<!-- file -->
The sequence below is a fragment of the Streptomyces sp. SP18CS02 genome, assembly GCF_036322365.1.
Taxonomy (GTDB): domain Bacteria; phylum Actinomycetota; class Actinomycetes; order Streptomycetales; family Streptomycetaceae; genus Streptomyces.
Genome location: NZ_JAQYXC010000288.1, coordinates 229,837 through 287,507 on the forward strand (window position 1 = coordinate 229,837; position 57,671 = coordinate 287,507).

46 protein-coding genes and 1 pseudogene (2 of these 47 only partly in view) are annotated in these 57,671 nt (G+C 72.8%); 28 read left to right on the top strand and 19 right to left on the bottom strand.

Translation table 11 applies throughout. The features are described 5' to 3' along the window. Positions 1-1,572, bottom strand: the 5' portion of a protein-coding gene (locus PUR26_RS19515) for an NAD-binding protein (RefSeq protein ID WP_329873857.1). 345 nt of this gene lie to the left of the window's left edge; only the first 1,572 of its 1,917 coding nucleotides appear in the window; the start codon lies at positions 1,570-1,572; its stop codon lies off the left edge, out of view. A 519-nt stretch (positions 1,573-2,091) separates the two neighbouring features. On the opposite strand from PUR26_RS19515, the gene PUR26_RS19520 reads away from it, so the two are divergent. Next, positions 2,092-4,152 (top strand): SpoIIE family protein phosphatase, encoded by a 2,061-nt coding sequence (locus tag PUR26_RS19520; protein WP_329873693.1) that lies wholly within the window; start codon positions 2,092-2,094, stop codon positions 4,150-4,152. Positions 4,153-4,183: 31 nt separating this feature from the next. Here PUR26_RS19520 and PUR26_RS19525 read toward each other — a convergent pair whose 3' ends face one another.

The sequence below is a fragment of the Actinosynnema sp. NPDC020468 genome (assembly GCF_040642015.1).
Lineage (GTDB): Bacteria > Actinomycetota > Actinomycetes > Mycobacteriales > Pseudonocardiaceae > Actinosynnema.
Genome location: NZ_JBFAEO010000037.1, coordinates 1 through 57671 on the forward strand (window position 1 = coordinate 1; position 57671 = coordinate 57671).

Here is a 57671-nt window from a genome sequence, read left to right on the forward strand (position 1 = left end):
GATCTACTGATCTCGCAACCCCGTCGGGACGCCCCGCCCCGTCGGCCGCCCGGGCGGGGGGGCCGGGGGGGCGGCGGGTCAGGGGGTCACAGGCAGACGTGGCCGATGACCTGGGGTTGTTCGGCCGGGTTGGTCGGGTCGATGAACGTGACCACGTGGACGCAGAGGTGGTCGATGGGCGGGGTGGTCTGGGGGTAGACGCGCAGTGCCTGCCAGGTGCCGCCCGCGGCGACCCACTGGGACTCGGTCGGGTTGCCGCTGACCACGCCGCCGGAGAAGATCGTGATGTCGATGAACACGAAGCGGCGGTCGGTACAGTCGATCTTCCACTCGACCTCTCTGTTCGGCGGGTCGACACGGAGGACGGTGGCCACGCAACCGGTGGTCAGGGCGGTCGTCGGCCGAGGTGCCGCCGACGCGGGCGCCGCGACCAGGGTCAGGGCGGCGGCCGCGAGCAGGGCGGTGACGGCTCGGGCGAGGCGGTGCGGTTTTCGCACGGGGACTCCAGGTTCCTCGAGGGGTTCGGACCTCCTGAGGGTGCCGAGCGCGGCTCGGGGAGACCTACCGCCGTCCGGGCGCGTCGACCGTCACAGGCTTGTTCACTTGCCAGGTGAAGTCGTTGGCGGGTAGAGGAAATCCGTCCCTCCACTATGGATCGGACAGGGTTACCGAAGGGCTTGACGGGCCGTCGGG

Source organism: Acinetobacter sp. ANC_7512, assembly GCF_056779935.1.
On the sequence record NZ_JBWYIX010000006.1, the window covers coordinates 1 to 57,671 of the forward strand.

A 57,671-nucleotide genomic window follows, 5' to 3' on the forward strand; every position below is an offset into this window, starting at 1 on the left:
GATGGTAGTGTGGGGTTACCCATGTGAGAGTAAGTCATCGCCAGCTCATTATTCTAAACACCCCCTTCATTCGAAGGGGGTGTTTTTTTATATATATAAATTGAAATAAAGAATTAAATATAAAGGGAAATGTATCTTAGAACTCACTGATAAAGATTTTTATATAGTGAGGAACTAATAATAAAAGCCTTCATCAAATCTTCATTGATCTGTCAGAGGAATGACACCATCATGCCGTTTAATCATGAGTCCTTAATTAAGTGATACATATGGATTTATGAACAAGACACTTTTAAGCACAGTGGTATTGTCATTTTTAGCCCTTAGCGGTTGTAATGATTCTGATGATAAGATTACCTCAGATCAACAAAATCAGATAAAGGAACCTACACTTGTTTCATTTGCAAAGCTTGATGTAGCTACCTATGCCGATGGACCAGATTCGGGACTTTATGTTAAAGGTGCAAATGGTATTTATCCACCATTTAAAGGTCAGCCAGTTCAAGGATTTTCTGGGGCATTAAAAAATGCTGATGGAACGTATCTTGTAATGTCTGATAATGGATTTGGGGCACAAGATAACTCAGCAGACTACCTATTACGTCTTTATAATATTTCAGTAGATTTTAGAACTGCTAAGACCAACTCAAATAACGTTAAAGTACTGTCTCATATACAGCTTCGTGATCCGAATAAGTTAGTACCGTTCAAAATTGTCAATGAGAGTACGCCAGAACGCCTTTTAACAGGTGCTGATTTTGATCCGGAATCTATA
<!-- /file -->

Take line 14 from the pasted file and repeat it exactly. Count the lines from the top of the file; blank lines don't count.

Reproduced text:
GATGGTAGTGTGGGGTTACCCATGTGAGAGTAAGTCATCGCCAGCTCATTATTCTAAACACCCCCTTCATTCGAAGGGGGTGTTTTTTTATATATATAAATTGAAATAAAGAATTAAATATAAAGGGAAATGTATCTTAGAACTCACTGATAAAGATTTTTATATAGTGAGGAACTAATAATAAAAGCCTTCATCAAATCTTCATTGATCTGTCAGAGGAATGACACCATCATGCCGTTTAATCATGAGTCCTTAATTAAGTGATACATATGGATTTATGAACAAGACACTTTTAAGCACAGTGGTATTGTCATTTTTAGCCCTTAGCGGTTGTAATGATTCTGATGATAAGATTACCTCAGATCAACAAAATCAGATAAAGGAACCTACACTTGTTTCATTTGCAAAGCTTGATGTAGCTACCTATGCCGATGGACCAGATTCGGGACTTTATGTTAAAGGTGCAAATGGTATTTATCCACCATTTAAAGGTCAGCCAGTTCAAGGATTTTCTGGGGCATTAAAAAATGCTGATGGAACGTATCTTGTAATGTCTGATAATGGATTTGGGGCACAAGATAACTCAGCAGACTACCTATTACGTCTTTATAATATTTCAGTAGATTTTAGAACTGCTAAGACCAACTCAAATAACGTTAAAGTACTGTCTCATATACAGCTTCGTGATCCGAATAAGTTAGTACCGTTCAAAATTGTCAATGAGAGTACGCCAGAACGCCTTTTAACAGGTGCTGATTTTGATCCGGAATCTATA